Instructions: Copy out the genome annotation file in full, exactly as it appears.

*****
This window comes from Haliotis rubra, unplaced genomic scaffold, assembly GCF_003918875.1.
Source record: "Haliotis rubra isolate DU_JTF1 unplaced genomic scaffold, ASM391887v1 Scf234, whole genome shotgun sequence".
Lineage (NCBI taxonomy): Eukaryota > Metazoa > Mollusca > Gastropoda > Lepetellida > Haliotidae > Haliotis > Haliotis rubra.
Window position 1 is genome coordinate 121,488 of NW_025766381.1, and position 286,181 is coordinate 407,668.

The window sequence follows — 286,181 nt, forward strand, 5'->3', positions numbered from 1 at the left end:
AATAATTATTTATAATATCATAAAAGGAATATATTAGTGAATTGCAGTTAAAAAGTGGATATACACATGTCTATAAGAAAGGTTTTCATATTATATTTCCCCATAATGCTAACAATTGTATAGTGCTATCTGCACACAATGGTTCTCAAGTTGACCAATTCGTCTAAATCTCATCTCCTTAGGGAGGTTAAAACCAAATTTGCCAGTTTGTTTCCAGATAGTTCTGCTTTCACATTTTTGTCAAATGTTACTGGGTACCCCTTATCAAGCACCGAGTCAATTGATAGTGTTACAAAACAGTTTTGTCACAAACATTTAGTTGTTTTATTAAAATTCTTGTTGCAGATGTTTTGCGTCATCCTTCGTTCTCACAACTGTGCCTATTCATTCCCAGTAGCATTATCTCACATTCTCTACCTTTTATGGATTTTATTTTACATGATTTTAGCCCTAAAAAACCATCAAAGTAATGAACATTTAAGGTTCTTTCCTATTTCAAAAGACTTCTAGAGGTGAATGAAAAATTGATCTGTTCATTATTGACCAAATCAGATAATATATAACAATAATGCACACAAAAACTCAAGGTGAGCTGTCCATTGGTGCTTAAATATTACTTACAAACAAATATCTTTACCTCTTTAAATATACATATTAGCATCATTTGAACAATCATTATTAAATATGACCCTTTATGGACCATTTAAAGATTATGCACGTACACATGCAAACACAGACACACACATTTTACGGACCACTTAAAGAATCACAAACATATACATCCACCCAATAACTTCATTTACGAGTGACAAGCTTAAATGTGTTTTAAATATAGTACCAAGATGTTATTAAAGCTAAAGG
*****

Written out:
This window comes from Haliotis rubra, unplaced genomic scaffold, assembly GCF_003918875.1.
Source record: "Haliotis rubra isolate DU_JTF1 unplaced genomic scaffold, ASM391887v1 Scf234, whole genome shotgun sequence".
Lineage (NCBI taxonomy): Eukaryota > Metazoa > Mollusca > Gastropoda > Lepetellida > Haliotidae > Haliotis > Haliotis rubra.
Window position 1 is genome coordinate 121,488 of NW_025766381.1, and position 286,181 is coordinate 407,668.

The window sequence follows — 286,181 nt, forward strand, 5'->3', positions numbered from 1 at the left end:
AATAATTATTTATAATATCATAAAAGGAATATATTAGTGAATTGCAGTTAAAAAGTGGATATACACATGTCTATAAGAAAGGTTTTCATATTATATTTCCCCATAATGCTAACAATTGTATAGTGCTATCTGCACACAATGGTTCTCAAGTTGACCAATTCGTCTAAATCTCATCTCCTTAGGGAGGTTAAAACCAAATTTGCCAGTTTGTTTCCAGATAGTTCTGCTTTCACATTTTTGTCAAATGTTACTGGGTACCCCTTATCAAGCACCGAGTCAATTGATAGTGTTACAAAACAGTTTTGTCACAAACATTTAGTTGTTTTATTAAAATTCTTGTTGCAGATGTTTTGCGTCATCCTTCGTTCTCACAACTGTGCCTATTCATTCCCAGTAGCATTATCTCACATTCTCTACCTTTTATGGATTTTATTTTACATGATTTTAGCCCTAAAAAACCATCAAAGTAATGAACATTTAAGGTTCTTTCCTATTTCAAAAGACTTCTAGAGGTGAATGAAAAATTGATCTGTTCATTATTGACCAAATCAGATAATATATAACAATAATGCACACAAAAACTCAAGGTGAGCTGTCCATTGGTGCTTAAATATTACTTACAAACAAATATCTTTACCTCTTTAAATATACATATTAGCATCATTTGAACAATCATTATTAAATATGACCCTTTATGGACCATTTAAAGATTATGCACGTACACATGCAAACACAGACACACACATTTTACGGACCACTTAAAGAATCACAAACATATACATCCACCCAATAACTTCATTTACGAGTGACAAGCTTAAATGTGTTTTAAATATAGTACCAAGATGTTATTAAAGCTAAAGG